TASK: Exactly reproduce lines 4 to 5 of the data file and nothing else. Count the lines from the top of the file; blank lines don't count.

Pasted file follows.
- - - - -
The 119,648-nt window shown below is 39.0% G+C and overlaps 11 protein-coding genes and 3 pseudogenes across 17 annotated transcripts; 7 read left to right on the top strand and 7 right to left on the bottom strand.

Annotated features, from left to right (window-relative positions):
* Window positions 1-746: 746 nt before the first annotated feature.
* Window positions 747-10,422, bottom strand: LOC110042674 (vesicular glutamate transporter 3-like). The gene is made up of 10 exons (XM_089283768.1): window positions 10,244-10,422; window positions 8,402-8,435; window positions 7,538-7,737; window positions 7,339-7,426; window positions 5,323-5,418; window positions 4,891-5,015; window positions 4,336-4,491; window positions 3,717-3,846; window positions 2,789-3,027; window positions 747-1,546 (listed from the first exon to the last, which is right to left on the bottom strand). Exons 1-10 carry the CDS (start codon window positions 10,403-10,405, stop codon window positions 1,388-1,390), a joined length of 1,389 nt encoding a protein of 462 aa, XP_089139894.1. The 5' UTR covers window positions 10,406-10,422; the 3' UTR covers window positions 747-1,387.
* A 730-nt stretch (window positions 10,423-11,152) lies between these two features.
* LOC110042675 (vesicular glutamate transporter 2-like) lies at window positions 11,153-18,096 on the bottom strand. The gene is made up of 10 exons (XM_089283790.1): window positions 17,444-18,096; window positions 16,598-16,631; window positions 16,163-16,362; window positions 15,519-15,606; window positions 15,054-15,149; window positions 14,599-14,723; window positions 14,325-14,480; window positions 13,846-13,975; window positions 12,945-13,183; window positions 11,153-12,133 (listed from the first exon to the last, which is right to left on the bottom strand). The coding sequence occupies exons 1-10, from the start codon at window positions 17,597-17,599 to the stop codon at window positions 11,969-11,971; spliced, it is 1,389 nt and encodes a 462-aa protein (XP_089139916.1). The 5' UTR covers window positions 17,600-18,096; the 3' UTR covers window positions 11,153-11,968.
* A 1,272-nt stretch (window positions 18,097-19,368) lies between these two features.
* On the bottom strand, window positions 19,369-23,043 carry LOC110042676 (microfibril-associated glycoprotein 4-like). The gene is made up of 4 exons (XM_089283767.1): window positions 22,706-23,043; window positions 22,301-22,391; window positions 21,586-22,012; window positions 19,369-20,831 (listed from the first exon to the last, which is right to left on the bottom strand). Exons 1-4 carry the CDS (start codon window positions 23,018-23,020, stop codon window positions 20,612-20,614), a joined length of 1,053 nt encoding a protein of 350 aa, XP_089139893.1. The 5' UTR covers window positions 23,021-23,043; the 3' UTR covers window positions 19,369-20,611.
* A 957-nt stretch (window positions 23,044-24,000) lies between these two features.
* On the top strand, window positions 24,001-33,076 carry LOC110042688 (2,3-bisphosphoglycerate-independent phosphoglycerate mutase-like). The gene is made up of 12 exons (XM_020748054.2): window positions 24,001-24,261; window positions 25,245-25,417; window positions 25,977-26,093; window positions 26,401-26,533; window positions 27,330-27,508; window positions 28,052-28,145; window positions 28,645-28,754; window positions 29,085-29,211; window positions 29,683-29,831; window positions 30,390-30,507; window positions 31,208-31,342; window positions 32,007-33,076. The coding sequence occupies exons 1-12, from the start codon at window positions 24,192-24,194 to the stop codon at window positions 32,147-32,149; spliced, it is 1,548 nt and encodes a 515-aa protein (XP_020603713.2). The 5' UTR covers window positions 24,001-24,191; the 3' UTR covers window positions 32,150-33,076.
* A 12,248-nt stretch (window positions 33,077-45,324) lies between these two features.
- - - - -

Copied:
* Window positions 747-10,422, bottom strand: LOC110042674 (vesicular glutamate transporter 3-like). The gene is made up of 10 exons (XM_089283768.1): window positions 10,244-10,422; window positions 8,402-8,435; window positions 7,538-7,737; window positions 7,339-7,426; window positions 5,323-5,418; window positions 4,891-5,015; window positions 4,336-4,491; window positions 3,717-3,846; window positions 2,789-3,027; window positions 747-1,546 (listed from the first exon to the last, which is right to left on the bottom strand). Exons 1-10 carry the CDS (start codon window positions 10,403-10,405, stop codon window positions 1,388-1,390), a joined length of 1,389 nt encoding a protein of 462 aa, XP_089139894.1. The 5' UTR covers window positions 10,406-10,422; the 3' UTR covers window positions 747-1,387.
* A 730-nt stretch (window positions 10,423-11,152) lies between these two features.